CONABLE: Well, I personally think we ought to restrain the growth of government in the future.

McKENZIE: How?

CONABLE: By putting some sort of limit on government expenditures. I would like to see a Constitutional Amendment doing that, otherwise we’re going to continue to have the government growing faster than the economy, and thus pushing more and more of the gross national product through the tin horn of government. I think that would be a mistake. It’s a difficult thing to do. I hope we can find some way to do it without making ourselves less free in some way.

McKENZIE: Governor Peterson, can it be done?

PETERSON: Yes, I think we can make substantial headway by furthering our pluralistic society, by encouraging educating more people to think comprehensively. I think one of the big problems in our world is that leaders in government and in industry are shortsighted. They don’t look at the long-term impacts of their decisions. And in a democracy such as ours, the power is with the people, just like the textbooks say, and if they get this more comprehensive understanding and knowledge, they’re gonna see to it that the special interests of the elected officials will be in tune, again reelected, and they will look at the long-term views just like the citizenry is. So I am all in favor of an all out push to get this freedom to vote in the polling place, added to the freedom of the marketplace, because that’s a potent combination.

FRIEDMAN: But voting in the polling place is a very different kind of freedom than voting in the marketplace. When you vote in the polling place, it is important, but it’s very different. When you vote, you vote for a package. And, if you are in the minority, you lose. You don’t get what you want. When you vote in the marketplace, everybody gets what he votes for. If you vote for a __ I vote for a green tie, I get a green tie. You vote for a blue tie, you get a blue tie. If we do that in the polling booth, if 60 percent of us vote for a green tie, you have to wear a green tie.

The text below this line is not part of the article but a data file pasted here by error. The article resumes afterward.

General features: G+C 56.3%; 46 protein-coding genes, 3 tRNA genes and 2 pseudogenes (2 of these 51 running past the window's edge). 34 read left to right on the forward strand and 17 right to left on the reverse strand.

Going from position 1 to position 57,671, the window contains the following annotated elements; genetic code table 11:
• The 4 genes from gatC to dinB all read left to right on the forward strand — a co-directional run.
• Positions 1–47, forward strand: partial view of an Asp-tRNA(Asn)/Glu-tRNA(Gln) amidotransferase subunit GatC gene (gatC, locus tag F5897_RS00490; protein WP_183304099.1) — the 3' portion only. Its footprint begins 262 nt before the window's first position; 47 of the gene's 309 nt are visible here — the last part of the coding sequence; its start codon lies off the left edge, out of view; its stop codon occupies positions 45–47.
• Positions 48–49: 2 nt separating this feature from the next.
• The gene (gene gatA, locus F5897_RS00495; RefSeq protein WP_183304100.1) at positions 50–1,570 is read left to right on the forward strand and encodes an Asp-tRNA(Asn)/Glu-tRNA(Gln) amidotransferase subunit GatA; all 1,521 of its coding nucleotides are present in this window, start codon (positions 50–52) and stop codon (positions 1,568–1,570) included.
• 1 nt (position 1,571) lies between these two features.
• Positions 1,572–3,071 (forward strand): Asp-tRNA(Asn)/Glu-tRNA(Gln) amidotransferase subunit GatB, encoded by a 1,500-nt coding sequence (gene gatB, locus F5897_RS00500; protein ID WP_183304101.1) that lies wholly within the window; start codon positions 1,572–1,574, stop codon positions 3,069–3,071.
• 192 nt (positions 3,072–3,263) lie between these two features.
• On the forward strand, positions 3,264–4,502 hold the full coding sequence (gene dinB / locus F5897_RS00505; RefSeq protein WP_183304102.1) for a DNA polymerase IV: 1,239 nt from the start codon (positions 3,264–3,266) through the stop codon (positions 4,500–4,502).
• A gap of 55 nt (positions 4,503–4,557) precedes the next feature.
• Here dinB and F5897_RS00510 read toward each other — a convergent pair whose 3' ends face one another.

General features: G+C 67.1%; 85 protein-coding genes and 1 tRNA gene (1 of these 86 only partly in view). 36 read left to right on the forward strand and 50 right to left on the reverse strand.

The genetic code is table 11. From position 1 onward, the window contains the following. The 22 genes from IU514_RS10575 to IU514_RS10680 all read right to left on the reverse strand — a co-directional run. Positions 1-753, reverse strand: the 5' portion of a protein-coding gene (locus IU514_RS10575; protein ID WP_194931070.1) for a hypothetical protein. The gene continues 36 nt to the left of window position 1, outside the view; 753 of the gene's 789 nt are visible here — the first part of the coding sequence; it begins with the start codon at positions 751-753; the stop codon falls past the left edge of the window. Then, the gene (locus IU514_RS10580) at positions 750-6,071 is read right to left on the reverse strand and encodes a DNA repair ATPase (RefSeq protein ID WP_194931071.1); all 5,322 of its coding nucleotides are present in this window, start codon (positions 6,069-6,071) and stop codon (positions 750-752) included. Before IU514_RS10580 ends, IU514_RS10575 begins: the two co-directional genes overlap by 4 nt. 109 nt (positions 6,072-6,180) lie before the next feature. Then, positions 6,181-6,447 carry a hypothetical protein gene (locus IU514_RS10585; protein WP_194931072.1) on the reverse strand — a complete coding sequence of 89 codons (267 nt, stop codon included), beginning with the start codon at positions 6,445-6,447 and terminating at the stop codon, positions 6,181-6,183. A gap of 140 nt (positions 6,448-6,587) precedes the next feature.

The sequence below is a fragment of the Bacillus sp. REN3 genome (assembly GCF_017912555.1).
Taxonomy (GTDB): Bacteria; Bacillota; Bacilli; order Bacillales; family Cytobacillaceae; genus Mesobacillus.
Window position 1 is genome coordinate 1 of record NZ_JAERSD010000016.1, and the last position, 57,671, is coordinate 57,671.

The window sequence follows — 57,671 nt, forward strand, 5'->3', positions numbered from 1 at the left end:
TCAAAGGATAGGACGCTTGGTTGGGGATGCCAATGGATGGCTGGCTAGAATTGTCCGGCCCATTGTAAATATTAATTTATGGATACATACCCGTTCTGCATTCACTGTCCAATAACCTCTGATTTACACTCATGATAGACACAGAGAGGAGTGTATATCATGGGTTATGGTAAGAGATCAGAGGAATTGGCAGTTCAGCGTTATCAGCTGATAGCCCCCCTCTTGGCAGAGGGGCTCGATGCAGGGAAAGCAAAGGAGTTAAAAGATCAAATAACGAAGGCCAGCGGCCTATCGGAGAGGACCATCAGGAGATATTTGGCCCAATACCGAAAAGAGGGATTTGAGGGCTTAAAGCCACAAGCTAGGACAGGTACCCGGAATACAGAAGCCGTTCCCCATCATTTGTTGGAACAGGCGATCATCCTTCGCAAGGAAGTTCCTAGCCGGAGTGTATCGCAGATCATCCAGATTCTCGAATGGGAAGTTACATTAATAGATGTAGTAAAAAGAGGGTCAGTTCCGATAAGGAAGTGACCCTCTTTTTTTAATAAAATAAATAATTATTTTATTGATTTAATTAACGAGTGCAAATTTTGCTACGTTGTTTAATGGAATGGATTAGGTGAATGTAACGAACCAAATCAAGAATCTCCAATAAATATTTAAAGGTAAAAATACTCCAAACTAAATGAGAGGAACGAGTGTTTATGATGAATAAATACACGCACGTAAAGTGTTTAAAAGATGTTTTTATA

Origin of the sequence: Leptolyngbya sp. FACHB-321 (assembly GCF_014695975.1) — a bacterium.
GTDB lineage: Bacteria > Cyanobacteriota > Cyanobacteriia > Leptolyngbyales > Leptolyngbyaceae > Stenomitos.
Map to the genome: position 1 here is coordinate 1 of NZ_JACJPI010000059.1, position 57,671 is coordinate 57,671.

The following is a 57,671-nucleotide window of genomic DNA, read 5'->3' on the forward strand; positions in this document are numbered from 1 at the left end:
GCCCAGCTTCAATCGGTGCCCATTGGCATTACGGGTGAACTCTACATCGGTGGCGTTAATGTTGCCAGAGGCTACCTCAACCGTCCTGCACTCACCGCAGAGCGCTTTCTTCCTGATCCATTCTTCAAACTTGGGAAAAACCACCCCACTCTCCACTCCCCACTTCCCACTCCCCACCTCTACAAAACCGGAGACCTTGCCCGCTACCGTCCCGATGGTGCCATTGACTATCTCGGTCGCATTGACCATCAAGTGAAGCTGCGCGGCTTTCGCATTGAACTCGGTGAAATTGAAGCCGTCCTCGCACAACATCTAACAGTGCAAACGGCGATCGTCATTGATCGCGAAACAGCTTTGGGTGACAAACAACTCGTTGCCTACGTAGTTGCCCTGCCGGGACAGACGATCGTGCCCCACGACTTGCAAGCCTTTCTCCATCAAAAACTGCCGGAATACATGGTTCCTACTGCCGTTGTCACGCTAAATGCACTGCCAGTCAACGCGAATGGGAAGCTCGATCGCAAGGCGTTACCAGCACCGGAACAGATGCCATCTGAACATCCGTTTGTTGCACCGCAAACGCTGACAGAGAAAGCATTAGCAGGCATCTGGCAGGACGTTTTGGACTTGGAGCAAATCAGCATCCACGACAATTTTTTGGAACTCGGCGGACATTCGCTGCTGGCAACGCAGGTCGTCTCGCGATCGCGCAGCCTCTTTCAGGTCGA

McKENZIE: Oh, but the 40 percent don’t just shut up. They can try to influence decision making to their own.

FRIEDMAN: They can try to influence __

McKENZIE: Yeah.

FRIEDMAN: __ but it’s a very different and less efficient mechanism__

McKENZIE: Yeah.

FRIEDMAN: __ for matching performance, matching results, to individual taste and preference.

VOICE OFF SCREEN: Whatever kind of car I buy, I still get dirty air.

GALVIN: There are good people running this society, and most of the people that we’re talking about work someplace, and they know that their company is doing something pretty good, or trying to do something pretty good. I think the people are going to start telling the leaders where they’ve gone wrong and start to redress it by the direction of the ballot box.

HARRINGTON: The people in general are more conservative and in particular are more liberal. That is to say, if you ask the people in general, what do you think of government, “Get it off my back, less taxes.” If you ask in particular what about health, national health; what about full employment, government is the employer of last resort. What about pollution, do something about it. Everett Ladd had an article in Fortune about a year ago, which is hardly a radical left wing journal, showing this contradiction. And I think that there is in the United States today a rapid movement to the left, right and center, which I, obviously, hope will be resolved not by an across the boards cut aimed primarily at poor and working people, but by an increasing democratization on economic power, and an increasing democratization of the government. I think that in this complicated society of huge institutions and bureaucracies, if we talk about freedom, one thing that I would like to see would be a law providing funds for any significant minority to buy the research to counter the majority.